New Testing Methodology

Every twelve to eighteen months it makes sense to upgrade our test beds in order to best represent what is available on the market. How the upgrade occurs depends on what is being tested, and in the case of our APU reviews it is clear that due to the wide range of graphics options available, as well as at different price points, that we have to adjust our gaming testing.

For 2015 our CPU performance testing regime remains untouched aside from the late 2014 addition of Linux-Bench for a glimpse into Linux based performance. On the gaming side, our games have been updated to the following:

  • Alien Isolation (First Person Survival-Horror)
  • Total War: Attila (Strategy)
  • Grand Theft Auto V (Open World Sandbox)
  • GRID: Autosport (Driving)
  • Middle-Earth: Shadows of Mordor (Action-Adventure)

Because budgets for gaming graphics cards can vary, or users decide to keep the same card for several generations, we will be testing each of these titles in both low, medium and high end graphics setups. This means we can see where the bottlenecks are for CPU performance at each stage. We have also been able to source both AMD and NVIDIA cards for most of these areas, should one side of the equation scale more than the other.

The GPU sections are split into three based on where they fit in their independent stacks rather than for direct competition:

 - Integrated Graphics
 - ASUS R7 240 2GB DDR3 ($70)
 - Dual Graphics (where applicable)

 - MSI GTX 770 Lightning 2GB ($245-$255 on eBay/Amazon, $330 new)
 - MSI R9 285 Gaming 2GB ($240)

 - ASUS GTX 980 Strix 4GB ($560)
 - MSI R9 290X Gaming LE 4GB ($380)

On the low end, we have selected settings in order to make the current best integrated graphics solutions score between 45 and 60 frames per second. On the mid-range and high-end, we typically pull out 1080p maximum settings or almost-maximum.

The Shadows of Mordor (SoM) benchmark throws up a little interesting teaser as well due to the use of its Dynamic Super Resolution technique. This allows us to render at 3840x2160 (Ultra-HD, or ‘4K’) with our settings despite using a 1080p monitor. As a result, we also test SoM at 4K ultra with our mid-range and high-end graphics setups.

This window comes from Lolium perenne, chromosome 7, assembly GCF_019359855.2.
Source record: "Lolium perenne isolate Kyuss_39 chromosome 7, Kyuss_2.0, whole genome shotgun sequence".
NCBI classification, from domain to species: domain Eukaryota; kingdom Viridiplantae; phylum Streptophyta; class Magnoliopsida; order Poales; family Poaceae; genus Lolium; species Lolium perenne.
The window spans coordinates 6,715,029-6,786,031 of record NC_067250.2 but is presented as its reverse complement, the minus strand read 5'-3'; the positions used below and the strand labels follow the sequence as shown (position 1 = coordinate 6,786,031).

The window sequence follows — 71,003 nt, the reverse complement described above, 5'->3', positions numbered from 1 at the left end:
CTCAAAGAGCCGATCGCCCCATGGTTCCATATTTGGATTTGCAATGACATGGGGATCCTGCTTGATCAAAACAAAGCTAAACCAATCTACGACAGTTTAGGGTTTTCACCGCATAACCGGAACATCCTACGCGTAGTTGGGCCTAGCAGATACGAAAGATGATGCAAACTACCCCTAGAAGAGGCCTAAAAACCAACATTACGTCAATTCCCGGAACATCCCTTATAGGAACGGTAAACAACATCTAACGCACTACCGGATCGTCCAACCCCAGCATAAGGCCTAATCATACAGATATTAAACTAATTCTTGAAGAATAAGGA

For the high-end setups, as we have managed to source 2 cards of each, means that where applicable we can test both SLI and Crossfire setups. We apply this to Shadows of Mordor at 4K as an extra data point.

For clarity, this means:

R7 240 2GB
Dual Graphics
GTX 770 2GB
R9 285 2GB
GTX 980 4GB
R9 290X 4GB
Alien Isolation 720p Ultra 1080p Ultra 1080p Ultra
Average Frame Rate Average Frame Rate Average Frame Rate
Total War: Attila 720p Performance 1080p Quality 1080p Quality
Average Frame Rate Average Frame Rate Average Frame Rate
Grand Theft Auto V 720p Low 1080p Very High 1080p Very High
Average Frame Rate
%FPS <60 FPS
Average Frame Rate
%FPS <60 FPS
Average Frame Rate
%FPS <60 FPS
GRID: Autosport 1080p Medium 1080p Ultra 1080p Ultra
Average Frame Rate
Minimum Frame Rate
Average Frame Rate
Minimum Frame Rate
Average Frame Rate
Minimum Frame Rate
Shadows of Mordor
720p Low
1080p Ultra
4K Ultra
1080p Ultra
4K Ultra
Average Frame Rate
Minimum Frame Rate
Average Frame Rate
Minimum Frame Rate
Average Frame Rate
Minimum Frame Rate

For drivers, we locked down the 350.12 WHQL versions from NVIDIA soon after the launch of GTA V. Similarly, the 15.4 Beta drivers from AMD are also being used. These will remain consistent over the next 12-18 months until the next update.

All of our old (and new) benchmark data, both for CPU and graphics performance, can be found in our benchmark database, Bench.

We have a variety of benchmarks here, including legacy benchmarks such as CineBench 11.5 and TrueCrypt, which are not published in the main review. All CPUs/APUs that have been tested in our new 2015 style will be labeled in the dropdown menus by having its launch price listed, e.g. ’AMD A10-7850K (95W, $173)’. With any luck over the course of the next six months we will be adding new data and re-testing older processors for the database in order for our readers to compare old with new.

AMD A8-7650K Review AMD A8-7650K Test Setup, Overclocking
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  • silverblue - Thursday, May 14, 2015 - link

    I've often wondered if the G3258 is really the better choice in this price range. Sure, there are titles it cannot play, but workarounds exist in one or two titles to allow it to work. Newer titles may indeed render it obselete, but there's always the argument about buying a better CPU for the platform later on. Additionally, it overclocks like buggery if you feel that way inclined; how long has it been since we had a CPU that could be overclocked by 50% without costing the earth in power?